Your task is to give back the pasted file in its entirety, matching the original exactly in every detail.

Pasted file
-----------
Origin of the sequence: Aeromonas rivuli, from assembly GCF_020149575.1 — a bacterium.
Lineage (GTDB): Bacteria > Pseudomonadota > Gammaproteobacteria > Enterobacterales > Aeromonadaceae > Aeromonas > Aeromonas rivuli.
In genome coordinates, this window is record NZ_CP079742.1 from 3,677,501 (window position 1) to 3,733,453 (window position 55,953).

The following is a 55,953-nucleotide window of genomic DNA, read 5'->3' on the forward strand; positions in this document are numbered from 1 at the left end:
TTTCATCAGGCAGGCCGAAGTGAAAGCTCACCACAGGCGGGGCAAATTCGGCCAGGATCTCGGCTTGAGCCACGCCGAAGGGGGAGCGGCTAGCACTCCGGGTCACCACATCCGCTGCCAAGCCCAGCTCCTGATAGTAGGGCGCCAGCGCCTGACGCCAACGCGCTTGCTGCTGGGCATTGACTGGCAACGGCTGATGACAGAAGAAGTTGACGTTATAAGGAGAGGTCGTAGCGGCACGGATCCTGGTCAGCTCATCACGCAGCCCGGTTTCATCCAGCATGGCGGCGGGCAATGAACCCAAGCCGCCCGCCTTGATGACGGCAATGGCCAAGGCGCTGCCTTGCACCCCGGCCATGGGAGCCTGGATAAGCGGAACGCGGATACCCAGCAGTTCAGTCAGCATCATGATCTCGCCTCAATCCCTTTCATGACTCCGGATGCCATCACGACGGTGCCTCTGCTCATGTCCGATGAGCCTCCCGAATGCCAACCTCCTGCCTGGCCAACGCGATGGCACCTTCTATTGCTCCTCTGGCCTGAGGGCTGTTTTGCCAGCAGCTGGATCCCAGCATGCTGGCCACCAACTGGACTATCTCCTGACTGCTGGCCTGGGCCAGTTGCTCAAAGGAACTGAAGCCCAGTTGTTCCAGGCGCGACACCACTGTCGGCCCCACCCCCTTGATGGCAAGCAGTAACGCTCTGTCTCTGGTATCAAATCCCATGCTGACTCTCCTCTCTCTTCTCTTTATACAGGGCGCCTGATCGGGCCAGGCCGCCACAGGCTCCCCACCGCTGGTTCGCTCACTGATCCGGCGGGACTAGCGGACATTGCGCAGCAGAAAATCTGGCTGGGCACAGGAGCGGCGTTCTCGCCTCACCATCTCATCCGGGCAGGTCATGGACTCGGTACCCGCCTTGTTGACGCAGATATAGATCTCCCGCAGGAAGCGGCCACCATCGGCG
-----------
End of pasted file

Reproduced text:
Origin of the sequence: Aeromonas rivuli, from assembly GCF_020149575.1 — a bacterium.
Lineage (GTDB): Bacteria > Pseudomonadota > Gammaproteobacteria > Enterobacterales > Aeromonadaceae > Aeromonas > Aeromonas rivuli.
In genome coordinates, this window is record NZ_CP079742.1 from 3,677,501 (window position 1) to 3,733,453 (window position 55,953).

The following is a 55,953-nucleotide window of genomic DNA, read 5'->3' on the forward strand; positions in this document are numbered from 1 at the left end:
TTTCATCAGGCAGGCCGAAGTGAAAGCTCACCACAGGCGGGGCAAATTCGGCCAGGATCTCGGCTTGAGCCACGCCGAAGGGGGAGCGGCTAGCACTCCGGGTCACCACATCCGCTGCCAAGCCCAGCTCCTGATAGTAGGGCGCCAGCGCCTGACGCCAACGCGCTTGCTGCTGGGCATTGACTGGCAACGGCTGATGACAGAAGAAGTTGACGTTATAAGGAGAGGTCGTAGCGGCACGGATCCTGGTCAGCTCATCACGCAGCCCGGTTTCATCCAGCATGGCGGCGGGCAATGAACCCAAGCCGCCCGCCTTGATGACGGCAATGGCCAAGGCGCTGCCTTGCACCCCGGCCATGGGAGCCTGGATAAGCGGAACGCGGATACCCAGCAGTTCAGTCAGCATCATGATCTCGCCTCAATCCCTTTCATGACTCCGGATGCCATCACGACGGTGCCTCTGCTCATGTCCGATGAGCCTCCCGAATGCCAACCTCCTGCCTGGCCAACGCGATGGCACCTTCTATTGCTCCTCTGGCCTGAGGGCTGTTTTGCCAGCAGCTGGATCCCAGCATGCTGGCCACCAACTGGACTATCTCCTGACTGCTGGCCTGGGCCAGTTGCTCAAAGGAACTGAAGCCCAGTTGTTCCAGGCGCGACACCACTGTCGGCCCCACCCCCTTGATGGCAAGCAGTAACGCTCTGTCTCTGGTATCAAATCCCATGCTGACTCTCCTCTCTCTTCTCTTTATACAGGGCGCCTGATCGGGCCAGGCCGCCACAGGCTCCCCACCGCTGGTTCGCTCACTGATCCGGCGGGACTAGCGGACATTGCGCAGCAGAAAATCTGGCTGGGCACAGGAGCGGCGTTCTCGCCTCACCATCTCATCCGGGCAGGTCATGGACTCGGTACCCGCCTTGTTGACGCAGATATAGATCTCCCGCAGGAAGCGGCCACCATCGGCG